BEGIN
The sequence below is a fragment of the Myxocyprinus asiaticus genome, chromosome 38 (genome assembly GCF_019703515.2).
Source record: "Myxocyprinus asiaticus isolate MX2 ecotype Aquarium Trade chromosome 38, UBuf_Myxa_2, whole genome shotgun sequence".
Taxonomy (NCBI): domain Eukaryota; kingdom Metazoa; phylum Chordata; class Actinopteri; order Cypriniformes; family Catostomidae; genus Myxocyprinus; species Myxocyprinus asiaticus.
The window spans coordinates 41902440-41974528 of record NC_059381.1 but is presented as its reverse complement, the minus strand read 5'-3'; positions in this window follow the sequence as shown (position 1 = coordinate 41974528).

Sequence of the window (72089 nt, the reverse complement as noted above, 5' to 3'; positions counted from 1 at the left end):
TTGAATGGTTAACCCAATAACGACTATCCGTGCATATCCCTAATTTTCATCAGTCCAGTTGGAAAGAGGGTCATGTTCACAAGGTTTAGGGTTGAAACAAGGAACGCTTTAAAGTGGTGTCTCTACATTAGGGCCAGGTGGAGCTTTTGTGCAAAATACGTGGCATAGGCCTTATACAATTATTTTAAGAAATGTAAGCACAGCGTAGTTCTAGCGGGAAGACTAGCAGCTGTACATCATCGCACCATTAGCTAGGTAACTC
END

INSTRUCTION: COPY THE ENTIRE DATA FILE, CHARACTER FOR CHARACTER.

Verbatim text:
The sequence below is a fragment of the Myxocyprinus asiaticus genome, chromosome 38 (genome assembly GCF_019703515.2).
Source record: "Myxocyprinus asiaticus isolate MX2 ecotype Aquarium Trade chromosome 38, UBuf_Myxa_2, whole genome shotgun sequence".
Taxonomy (NCBI): domain Eukaryota; kingdom Metazoa; phylum Chordata; class Actinopteri; order Cypriniformes; family Catostomidae; genus Myxocyprinus; species Myxocyprinus asiaticus.
The window spans coordinates 41902440-41974528 of record NC_059381.1 but is presented as its reverse complement, the minus strand read 5'-3'; positions in this window follow the sequence as shown (position 1 = coordinate 41974528).

Sequence of the window (72089 nt, the reverse complement as noted above, 5' to 3'; positions counted from 1 at the left end):
TTGAATGGTTAACCCAATAACGACTATCCGTGCATATCCCTAATTTTCATCAGTCCAGTTGGAAAGAGGGTCATGTTCACAAGGTTTAGGGTTGAAACAAGGAACGCTTTAAAGTGGTGTCTCTACATTAGGGCCAGGTGGAGCTTTTGTGCAAAATACGTGGCATAGGCCTTATACAATTATTTTAAGAAATGTAAGCACAGCGTAGTTCTAGCGGGAAGACTAGCAGCTGTACATCATCGCACCATTAGCTAGGTAACTC